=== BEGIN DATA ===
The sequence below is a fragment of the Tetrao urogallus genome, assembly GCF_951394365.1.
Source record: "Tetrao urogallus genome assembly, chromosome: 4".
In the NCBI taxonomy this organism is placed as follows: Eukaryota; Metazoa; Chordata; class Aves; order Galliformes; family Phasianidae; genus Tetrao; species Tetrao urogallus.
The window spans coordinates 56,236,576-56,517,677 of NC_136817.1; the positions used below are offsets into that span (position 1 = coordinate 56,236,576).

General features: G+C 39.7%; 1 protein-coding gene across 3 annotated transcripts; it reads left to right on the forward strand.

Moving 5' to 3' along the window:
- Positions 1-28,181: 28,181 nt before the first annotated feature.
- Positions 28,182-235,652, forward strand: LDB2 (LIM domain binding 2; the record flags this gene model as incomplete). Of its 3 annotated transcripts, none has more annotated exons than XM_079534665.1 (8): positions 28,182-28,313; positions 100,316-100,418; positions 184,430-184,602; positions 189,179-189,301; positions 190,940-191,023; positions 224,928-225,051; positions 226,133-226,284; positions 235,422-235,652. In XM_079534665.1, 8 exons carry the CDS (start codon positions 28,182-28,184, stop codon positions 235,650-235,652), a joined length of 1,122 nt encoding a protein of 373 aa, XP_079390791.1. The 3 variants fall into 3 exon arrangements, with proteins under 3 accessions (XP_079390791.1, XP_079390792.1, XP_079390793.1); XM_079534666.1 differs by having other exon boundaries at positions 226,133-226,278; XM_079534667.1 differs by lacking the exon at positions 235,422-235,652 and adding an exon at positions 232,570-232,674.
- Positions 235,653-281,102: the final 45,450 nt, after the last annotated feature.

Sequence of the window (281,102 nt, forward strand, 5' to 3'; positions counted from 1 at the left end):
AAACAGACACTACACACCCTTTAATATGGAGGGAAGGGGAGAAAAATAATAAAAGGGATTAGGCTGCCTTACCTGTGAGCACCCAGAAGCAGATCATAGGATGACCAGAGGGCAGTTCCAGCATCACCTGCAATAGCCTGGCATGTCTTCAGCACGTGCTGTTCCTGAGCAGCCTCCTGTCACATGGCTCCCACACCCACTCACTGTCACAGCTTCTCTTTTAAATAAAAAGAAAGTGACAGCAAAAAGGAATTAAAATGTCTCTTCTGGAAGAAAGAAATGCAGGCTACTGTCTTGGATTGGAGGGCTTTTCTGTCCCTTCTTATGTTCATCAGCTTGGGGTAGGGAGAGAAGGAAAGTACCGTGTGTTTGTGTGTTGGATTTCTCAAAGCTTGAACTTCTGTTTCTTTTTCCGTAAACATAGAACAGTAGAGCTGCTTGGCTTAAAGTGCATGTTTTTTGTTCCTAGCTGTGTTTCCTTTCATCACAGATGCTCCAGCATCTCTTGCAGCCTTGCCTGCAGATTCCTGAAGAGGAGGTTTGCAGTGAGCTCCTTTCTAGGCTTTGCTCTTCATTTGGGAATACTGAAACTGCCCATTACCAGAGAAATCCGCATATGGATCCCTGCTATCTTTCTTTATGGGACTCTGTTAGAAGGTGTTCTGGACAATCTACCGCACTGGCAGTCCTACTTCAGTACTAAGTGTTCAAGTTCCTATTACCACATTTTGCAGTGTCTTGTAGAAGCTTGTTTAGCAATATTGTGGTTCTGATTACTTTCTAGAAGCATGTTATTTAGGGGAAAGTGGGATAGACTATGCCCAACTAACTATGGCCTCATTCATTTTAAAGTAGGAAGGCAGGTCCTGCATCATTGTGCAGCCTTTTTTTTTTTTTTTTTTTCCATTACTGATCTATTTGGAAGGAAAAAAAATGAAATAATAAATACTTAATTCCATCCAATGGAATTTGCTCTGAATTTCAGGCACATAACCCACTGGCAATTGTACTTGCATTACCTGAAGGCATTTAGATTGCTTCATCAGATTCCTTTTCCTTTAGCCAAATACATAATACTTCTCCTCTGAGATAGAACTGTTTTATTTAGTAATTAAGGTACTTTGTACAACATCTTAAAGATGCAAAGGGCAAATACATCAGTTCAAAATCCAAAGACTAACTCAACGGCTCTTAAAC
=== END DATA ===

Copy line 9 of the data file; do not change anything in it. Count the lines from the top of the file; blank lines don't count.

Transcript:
- Positions 235,653-281,102: the final 45,450 nt, after the last annotated feature.